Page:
Transforming Furniture – A Cabinet Re-doodle

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Sometimes (ok– a lot of times!) I can’t decide how to paint a piece of furniture so it just sits in my garage waiting for inspiration to strike.

I didn’t have to wait for this handmade vintage cabinet.

The moment I saw it, I immediately knew two things. antique cabinet before shot

1. That pink top and those purple/white gingham panels just had to GO!

– AND –

2. That wonderfully alligatored old paint on the doors just had to STAY!

That was easy!

I also knew the door panels would look great covered in chicken wire so I nicknamed this piece The Rooster Cabinet. We recently took our 2-year-old son on a visit to a local farm. We saw a few roosters up close and Joey “cock-a-doodle doo’ed” at them, which I’m not sure they appreciated. However, I came to appreciate just how pretty roosters are with black and brown and bits of red in their feathers.

roosters

You never know where inspiration will strike!

I decided to paint The Rooster Cabinet in the same colors as the real deal.

I started by base-coating the top and sides of the cabinet in American Paint Company‘s Fireworks Red. I let it dry for 20 minutes or so.

red basecoat

Then I took two more colors, Leather Boots (brown) and Amber Waves of Grain (gold) and just randomly swiped them over the red in spots. Before they dried, I came back and randomly swiped some more red here and there.

Here’s what the cabinet looked like at this point:

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It looks a little crazy, doesn’t it? No worries!

Layering colors, then wet distressing to blend and reveal them is a simple technique that—with just a little practice—delivers stunning results.

You can be subtle and layer soft colors together like my mom did with this cool two-tier claw-and-ball-foot table.

moms claw foot table

My mom base-coated the table with American Paint Company’s Sackcloth (soft taupe), then swiped on a medium taupe color called Crushed Tea (like I did with the brown and gold on the Rooster Cabinet.) My mom finished her table with a wash of Limoges (creamy ivory). She added water to the Limoges paint until the mixture dripped off the paint brush like a runny faucet.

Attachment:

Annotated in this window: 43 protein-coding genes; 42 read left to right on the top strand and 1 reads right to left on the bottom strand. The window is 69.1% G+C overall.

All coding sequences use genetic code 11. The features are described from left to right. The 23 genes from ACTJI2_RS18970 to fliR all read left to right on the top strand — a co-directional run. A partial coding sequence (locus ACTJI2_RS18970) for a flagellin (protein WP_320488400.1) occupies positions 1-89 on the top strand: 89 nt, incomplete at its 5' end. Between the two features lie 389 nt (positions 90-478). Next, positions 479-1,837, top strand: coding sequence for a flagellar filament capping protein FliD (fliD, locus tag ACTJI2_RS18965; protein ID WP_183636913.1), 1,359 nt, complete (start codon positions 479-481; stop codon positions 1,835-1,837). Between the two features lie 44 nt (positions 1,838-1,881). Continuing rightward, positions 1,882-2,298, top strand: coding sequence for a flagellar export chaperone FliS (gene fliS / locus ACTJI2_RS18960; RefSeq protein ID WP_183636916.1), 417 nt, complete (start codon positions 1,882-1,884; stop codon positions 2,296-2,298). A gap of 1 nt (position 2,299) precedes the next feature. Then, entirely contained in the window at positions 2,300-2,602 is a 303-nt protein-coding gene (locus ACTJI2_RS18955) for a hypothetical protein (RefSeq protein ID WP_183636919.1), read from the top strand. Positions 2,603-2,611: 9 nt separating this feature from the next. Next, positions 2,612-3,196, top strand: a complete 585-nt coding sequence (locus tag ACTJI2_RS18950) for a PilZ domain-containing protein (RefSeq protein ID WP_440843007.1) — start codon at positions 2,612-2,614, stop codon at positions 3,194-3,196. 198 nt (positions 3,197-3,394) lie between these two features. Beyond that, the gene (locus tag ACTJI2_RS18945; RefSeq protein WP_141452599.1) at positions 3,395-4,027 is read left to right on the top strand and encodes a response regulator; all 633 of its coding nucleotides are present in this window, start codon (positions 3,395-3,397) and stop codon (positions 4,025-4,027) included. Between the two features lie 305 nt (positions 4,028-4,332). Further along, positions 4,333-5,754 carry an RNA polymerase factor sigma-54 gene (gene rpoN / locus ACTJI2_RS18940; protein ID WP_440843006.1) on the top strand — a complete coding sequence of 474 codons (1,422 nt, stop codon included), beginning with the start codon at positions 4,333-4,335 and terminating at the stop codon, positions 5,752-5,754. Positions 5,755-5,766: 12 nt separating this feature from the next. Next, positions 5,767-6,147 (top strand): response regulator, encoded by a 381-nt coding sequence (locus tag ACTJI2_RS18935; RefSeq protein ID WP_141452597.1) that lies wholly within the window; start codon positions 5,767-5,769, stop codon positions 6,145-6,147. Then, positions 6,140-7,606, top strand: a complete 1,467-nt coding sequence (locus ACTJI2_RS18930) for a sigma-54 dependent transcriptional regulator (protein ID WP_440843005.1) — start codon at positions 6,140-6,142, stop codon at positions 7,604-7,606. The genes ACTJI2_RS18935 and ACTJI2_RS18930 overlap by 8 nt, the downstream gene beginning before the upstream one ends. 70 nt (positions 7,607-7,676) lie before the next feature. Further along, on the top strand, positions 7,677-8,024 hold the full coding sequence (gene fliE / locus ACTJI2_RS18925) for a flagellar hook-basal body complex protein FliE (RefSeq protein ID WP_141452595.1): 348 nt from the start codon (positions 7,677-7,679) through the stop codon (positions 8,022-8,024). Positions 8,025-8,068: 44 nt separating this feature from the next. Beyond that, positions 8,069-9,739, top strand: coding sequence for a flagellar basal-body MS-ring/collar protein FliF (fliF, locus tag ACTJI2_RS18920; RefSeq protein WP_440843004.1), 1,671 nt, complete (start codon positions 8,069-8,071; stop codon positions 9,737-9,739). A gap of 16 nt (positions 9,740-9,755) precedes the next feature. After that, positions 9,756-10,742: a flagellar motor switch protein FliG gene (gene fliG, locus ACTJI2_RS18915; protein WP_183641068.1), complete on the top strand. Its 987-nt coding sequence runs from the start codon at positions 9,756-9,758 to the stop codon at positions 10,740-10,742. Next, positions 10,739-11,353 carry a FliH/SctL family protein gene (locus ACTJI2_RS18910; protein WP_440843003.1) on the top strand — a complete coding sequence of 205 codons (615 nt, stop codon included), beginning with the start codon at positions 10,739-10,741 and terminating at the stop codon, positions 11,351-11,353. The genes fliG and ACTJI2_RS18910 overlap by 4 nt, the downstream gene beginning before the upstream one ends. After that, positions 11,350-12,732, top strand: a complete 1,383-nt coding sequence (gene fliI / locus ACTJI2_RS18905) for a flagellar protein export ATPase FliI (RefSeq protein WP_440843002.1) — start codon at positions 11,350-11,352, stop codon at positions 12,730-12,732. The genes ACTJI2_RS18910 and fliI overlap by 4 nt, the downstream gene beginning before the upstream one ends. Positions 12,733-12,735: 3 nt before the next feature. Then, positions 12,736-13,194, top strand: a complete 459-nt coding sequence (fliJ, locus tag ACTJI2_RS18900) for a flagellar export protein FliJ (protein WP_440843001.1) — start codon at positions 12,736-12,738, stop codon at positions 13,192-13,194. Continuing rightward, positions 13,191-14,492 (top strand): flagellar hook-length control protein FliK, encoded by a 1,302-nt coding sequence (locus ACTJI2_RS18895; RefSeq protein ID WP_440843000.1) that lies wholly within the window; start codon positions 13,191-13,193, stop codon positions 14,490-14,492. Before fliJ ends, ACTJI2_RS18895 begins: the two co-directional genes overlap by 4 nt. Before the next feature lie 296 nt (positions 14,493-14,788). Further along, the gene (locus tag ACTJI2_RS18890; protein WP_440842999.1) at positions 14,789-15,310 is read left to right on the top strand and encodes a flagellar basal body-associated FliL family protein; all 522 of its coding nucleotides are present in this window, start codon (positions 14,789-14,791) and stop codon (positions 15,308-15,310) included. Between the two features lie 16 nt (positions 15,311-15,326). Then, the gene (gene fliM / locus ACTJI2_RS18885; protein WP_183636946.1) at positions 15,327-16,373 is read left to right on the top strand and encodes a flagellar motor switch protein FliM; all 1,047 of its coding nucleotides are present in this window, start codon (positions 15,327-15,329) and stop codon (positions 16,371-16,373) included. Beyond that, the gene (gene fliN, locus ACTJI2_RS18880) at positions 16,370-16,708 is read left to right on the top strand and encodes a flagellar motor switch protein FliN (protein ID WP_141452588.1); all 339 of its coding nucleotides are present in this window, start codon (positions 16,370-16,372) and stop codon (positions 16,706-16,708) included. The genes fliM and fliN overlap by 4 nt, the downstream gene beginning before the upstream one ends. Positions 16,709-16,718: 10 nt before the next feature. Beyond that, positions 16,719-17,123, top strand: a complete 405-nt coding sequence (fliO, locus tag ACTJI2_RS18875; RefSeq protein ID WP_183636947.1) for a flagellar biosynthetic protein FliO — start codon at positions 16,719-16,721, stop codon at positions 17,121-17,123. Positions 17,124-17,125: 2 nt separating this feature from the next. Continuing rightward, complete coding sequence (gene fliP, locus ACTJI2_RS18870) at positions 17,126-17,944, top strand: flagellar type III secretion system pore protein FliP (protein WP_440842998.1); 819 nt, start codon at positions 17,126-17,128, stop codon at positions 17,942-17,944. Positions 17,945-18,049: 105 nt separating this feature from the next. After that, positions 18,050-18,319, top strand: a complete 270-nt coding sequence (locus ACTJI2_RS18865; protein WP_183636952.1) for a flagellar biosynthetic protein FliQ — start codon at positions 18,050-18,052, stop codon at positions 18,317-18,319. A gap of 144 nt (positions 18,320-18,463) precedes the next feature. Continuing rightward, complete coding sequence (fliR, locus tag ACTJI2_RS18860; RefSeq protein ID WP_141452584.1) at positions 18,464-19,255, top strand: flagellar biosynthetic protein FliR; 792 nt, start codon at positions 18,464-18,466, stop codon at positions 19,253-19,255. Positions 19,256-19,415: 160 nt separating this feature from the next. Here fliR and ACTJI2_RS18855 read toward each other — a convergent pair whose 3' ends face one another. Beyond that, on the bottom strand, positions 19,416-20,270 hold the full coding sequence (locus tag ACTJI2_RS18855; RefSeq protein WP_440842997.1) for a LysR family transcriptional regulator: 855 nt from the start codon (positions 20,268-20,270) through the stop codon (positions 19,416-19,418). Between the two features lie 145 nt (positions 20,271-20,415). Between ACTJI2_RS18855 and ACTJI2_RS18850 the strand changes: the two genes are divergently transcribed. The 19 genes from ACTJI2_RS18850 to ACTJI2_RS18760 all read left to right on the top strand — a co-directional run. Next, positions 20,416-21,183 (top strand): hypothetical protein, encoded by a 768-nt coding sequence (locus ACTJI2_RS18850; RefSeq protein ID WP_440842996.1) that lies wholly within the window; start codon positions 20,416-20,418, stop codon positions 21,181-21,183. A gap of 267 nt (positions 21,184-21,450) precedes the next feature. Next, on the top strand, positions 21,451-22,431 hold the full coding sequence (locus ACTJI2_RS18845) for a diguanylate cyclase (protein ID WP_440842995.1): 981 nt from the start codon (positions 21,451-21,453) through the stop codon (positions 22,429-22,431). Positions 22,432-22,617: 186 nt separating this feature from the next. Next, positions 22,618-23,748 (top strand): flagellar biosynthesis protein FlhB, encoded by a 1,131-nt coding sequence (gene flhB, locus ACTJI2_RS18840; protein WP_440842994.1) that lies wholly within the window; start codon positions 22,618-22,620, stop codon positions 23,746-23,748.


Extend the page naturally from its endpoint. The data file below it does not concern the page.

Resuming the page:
APC paint is thick! You can add water—and more water—to it and still get great coverage.

TIP: This trick also helps stretch a can of paint further.

Let the last color dry completely, then come back with a damp cloth or sponge and start rubbing your piece wherever you want to reveal the colors underneath. That’s all there is to it.

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While my mom created an elegant finish with her color choices, my Rooster Cabinet is a rustic piece. It has an entirely different look than my mom’s table even though we both used the same techniques.

That’s all part of the fun!

I chose Cannonball for my final layer of color, adding lots of water to it before painting over that crazy swirl of red, brown and gold. You don’t have to be super-careful and you don’t have to cover every inch of your project. (That’s less to rub away later!) When the black dried, I wet distressed it. That’s just a fancy way of saying I rubbed the entire piece like crazy until enough of the other colors showed through to look the way I wanted it to.

Here’s what the cabinet looked like at this point:

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The colors look muted and a little dull, don’t they? Again, no worries.

Remember all of those colors will pop and look vibrant again when you wax and buff the piece. I used American Paint Company’s Dark Wax for this piece. This photo clearly shows the difference between the side I waxed and the side I didn’t. Big difference, isn’t it?

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Remember the original crackly paint on the doors? I left it as is and just sealed it with American Paint Company’s Top Coat.

The Handmade Vintage Cabinet Re-Doodle-Do was complete!

Here it is:

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Post courtesy of Courtney Mickalonis of All Things New Again in Virginia.  Like them on Facebook here.
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Comments

  1. Great transformation! I want to paint something with these colors now.

  2. Love it!

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